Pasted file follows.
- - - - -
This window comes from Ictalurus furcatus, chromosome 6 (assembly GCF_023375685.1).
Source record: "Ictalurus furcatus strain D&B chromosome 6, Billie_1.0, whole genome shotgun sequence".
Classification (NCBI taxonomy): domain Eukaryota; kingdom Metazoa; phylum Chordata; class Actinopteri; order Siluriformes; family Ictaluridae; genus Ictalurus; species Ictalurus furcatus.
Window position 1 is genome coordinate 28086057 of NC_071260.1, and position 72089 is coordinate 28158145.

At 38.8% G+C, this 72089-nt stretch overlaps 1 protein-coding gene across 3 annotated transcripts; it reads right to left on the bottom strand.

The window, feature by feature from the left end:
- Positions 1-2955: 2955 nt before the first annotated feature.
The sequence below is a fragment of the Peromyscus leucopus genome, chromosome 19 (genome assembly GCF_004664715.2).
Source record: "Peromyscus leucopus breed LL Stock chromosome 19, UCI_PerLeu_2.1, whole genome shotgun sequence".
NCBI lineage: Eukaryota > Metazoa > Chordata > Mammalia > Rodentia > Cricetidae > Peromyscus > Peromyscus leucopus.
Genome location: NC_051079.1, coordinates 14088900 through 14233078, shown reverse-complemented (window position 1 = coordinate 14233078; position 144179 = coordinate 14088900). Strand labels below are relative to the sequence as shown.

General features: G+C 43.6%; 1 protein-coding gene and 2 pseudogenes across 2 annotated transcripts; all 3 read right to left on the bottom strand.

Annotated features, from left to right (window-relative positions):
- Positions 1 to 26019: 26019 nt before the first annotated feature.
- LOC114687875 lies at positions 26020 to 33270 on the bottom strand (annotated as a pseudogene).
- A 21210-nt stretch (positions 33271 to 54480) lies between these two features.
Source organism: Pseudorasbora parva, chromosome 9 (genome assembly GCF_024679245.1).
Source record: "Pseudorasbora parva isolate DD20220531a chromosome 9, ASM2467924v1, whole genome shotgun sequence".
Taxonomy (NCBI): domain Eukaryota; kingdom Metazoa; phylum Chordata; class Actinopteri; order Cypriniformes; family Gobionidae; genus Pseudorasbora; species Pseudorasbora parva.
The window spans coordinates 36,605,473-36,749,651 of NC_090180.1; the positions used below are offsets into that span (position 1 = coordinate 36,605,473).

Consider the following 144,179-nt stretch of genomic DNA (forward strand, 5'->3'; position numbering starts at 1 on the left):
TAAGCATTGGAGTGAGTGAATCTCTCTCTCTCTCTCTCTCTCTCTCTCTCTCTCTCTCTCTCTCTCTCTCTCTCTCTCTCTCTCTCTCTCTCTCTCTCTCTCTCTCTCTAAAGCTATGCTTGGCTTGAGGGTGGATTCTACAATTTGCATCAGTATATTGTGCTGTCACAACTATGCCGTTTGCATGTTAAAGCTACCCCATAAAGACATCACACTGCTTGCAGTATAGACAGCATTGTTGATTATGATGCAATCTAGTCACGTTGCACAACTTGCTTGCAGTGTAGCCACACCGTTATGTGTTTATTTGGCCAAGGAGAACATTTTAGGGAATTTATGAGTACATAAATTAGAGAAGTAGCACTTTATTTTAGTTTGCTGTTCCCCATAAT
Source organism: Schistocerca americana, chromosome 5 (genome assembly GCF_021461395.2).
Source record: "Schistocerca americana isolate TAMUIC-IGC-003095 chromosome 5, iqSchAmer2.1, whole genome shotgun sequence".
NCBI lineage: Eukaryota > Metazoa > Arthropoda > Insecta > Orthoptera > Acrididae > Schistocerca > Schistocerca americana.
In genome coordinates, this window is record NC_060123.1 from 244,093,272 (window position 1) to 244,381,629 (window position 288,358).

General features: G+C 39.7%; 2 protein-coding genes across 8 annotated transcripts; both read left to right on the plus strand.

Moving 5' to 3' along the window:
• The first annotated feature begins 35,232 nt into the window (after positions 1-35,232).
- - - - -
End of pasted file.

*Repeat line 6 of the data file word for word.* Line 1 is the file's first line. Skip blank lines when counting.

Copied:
The window, feature by feature from the left end: